19 CFR 10.305 - Value content requirement.

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§ 10.305 Value content requirement.
(a) Direct cost of processing or assembling—
(1) Definition. For purposes of applying a specific rule of origin under the Agreement which requires a value content determination, the terms “direct cost of processing” and “direct cost of assembling” mean the costs directly incurred in, or that can be reasonably allocated to, the production of goods, including:
(i) The cost of all labor, including benefits and on-the-job training, labor provided in connection with supervision, quality control, shipping, receiving, storage, packaging, management at the location of the process or assembly, and other like labor, whether provided by employees or independent contractors;
(ii) The cost of inspecting and testing the goods;
(iii) The cost of energy, fuel, dies, molds, tooling, and the depreciation and maintenance of machinery and equipment, without regard to whether they originate within the territory of the United States or Canada;
(iv) Development, design, and engineering costs;
(v) Rent, mortgage interest, depreciation on buildings, property insurance premiums, maintenance, taxes and the cost of utilities for real property used in the production of the goods; and
(vi) Royalty, licensing, or other like payments for the right to the goods.
(2) Exclusions from direct costs of processing or assembling. Excluded from the direct costs of processing or assembling are:
(i) Costs relating to the general expense of doing business, such as the cost of providing executive, financial, sales, advertising, marketing, accounting and legal services, and insurance;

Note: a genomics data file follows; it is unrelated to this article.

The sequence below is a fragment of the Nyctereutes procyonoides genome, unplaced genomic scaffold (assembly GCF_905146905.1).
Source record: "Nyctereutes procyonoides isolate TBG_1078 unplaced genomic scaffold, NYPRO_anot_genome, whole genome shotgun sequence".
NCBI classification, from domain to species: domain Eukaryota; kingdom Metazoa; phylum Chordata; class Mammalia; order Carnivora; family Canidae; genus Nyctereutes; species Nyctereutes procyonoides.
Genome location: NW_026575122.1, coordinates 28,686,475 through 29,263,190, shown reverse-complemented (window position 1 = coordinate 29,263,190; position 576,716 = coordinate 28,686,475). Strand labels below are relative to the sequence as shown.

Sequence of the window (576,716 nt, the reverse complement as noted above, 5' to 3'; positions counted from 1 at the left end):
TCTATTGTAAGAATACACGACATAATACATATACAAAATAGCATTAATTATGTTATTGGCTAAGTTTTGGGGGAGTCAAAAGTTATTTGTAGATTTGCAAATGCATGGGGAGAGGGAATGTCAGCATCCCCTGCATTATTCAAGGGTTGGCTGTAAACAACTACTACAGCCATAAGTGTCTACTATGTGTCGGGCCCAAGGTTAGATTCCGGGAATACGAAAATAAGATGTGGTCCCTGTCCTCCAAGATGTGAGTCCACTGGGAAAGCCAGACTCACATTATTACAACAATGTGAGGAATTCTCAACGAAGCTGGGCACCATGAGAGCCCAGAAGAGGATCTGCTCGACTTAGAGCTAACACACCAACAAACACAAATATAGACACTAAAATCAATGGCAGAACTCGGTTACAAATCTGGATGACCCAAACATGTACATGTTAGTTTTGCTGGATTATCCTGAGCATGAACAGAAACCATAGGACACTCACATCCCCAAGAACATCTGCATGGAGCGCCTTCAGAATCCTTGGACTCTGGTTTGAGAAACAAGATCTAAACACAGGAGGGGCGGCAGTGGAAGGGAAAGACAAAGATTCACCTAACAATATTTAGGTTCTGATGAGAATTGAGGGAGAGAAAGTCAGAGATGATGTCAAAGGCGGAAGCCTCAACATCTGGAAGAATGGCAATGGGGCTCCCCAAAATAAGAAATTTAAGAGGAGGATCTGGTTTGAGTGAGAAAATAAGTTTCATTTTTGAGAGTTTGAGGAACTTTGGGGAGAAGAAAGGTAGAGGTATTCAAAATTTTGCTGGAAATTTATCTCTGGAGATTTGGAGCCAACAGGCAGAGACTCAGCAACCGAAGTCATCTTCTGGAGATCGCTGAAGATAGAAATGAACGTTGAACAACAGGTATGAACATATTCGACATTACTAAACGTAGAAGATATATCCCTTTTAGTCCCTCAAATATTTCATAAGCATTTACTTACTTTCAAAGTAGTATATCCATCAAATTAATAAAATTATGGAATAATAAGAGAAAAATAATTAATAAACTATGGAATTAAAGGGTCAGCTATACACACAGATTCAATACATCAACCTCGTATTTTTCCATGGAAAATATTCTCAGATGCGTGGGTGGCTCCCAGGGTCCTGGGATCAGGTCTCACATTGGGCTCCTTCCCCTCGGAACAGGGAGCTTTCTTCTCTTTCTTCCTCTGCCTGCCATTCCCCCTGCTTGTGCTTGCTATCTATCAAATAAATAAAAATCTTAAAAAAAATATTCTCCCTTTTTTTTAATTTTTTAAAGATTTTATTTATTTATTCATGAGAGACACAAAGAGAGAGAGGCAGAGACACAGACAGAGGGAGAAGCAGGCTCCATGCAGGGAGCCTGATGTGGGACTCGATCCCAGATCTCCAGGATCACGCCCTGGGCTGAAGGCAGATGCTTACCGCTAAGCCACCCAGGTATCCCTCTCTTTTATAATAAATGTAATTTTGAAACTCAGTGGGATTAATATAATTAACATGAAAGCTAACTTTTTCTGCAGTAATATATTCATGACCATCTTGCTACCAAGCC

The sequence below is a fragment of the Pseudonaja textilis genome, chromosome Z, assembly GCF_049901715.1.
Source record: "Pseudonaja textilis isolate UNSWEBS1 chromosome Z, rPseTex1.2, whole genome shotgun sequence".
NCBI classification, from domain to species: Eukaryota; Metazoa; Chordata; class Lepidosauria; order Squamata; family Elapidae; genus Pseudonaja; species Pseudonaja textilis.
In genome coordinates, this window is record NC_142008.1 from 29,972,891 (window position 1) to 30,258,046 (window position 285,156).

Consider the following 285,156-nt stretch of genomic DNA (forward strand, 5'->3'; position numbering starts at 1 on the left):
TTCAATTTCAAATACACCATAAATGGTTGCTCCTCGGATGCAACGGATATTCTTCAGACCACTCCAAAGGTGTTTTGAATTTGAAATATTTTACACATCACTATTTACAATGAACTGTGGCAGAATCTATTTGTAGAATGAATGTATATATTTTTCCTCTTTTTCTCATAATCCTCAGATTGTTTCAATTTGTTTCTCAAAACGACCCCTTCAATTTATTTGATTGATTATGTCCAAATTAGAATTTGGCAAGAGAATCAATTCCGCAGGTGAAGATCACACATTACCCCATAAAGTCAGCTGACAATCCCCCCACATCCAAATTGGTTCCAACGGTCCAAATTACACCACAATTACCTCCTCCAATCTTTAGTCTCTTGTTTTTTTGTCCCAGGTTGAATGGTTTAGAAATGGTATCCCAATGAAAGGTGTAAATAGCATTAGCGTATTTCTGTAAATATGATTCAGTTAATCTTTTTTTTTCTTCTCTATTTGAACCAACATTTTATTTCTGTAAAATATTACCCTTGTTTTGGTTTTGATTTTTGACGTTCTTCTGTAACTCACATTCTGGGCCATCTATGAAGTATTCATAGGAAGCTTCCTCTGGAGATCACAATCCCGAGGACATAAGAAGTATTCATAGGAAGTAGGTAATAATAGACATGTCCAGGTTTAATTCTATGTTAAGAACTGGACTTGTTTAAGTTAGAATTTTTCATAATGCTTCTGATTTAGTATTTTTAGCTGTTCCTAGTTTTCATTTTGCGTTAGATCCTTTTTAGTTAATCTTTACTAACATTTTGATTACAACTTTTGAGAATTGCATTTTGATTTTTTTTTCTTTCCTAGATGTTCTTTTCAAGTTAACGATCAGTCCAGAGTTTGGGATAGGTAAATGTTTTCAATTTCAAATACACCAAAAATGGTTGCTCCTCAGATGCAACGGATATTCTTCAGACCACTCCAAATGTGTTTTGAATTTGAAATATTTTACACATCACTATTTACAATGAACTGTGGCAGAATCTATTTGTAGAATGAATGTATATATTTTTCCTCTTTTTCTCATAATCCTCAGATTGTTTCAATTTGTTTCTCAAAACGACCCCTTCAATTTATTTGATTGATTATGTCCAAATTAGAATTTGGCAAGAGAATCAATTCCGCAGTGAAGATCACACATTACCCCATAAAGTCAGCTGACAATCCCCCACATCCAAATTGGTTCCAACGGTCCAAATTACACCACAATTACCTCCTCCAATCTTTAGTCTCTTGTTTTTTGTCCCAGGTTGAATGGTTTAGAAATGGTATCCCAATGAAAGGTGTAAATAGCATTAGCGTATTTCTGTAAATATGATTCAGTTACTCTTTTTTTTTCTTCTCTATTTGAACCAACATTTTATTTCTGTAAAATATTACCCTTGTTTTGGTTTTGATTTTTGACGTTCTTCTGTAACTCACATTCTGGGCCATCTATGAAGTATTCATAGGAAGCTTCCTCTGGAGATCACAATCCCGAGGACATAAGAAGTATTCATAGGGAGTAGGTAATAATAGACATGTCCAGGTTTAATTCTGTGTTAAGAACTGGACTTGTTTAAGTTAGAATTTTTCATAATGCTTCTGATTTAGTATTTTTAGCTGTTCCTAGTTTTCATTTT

(ii) Brokerage charges relating to the importation and exportation of goods;
(iii) Costs for telephone, mail, and other means of communication;
(iv) Packing costs for exporting the goods;
(v) Royalty payments related to a licensing agreement to distribute or sell the goods;
(vi) Rent, mortgage interest, depreciation on buildings, property insurance premiums, maintenance, taxes, and the cost of utilities for real property used by personnel charged with administrative functions; and
(vii) Profit on the goods.
(3) Interpretation—
(i) Indirect materials. Under the definition of “materials” set forth in § 10.303(b), certain types of materials are treated as direct costs of processing or assembling under paragraph (a) of this section. This applies principally to materials used or consumed indirectly in the production of exported goods, where no portion of those materials is physically incorporated in the exported goods. In addition to the items specified in paragraph (a)(1)(iii) of this section, such materials include items such as gloves and safety glasses worn by production workers, tape used in painting processes, and tools, materials and spare parts used in the repair and maintenance of machinery and equipment used in the production of the exported goods. Such materials are to be distinguished from waste and spoilage specified in paragraph (b)(1)(ii)(C) of this section, which relate to materials that are physically incorporated in the exported goods.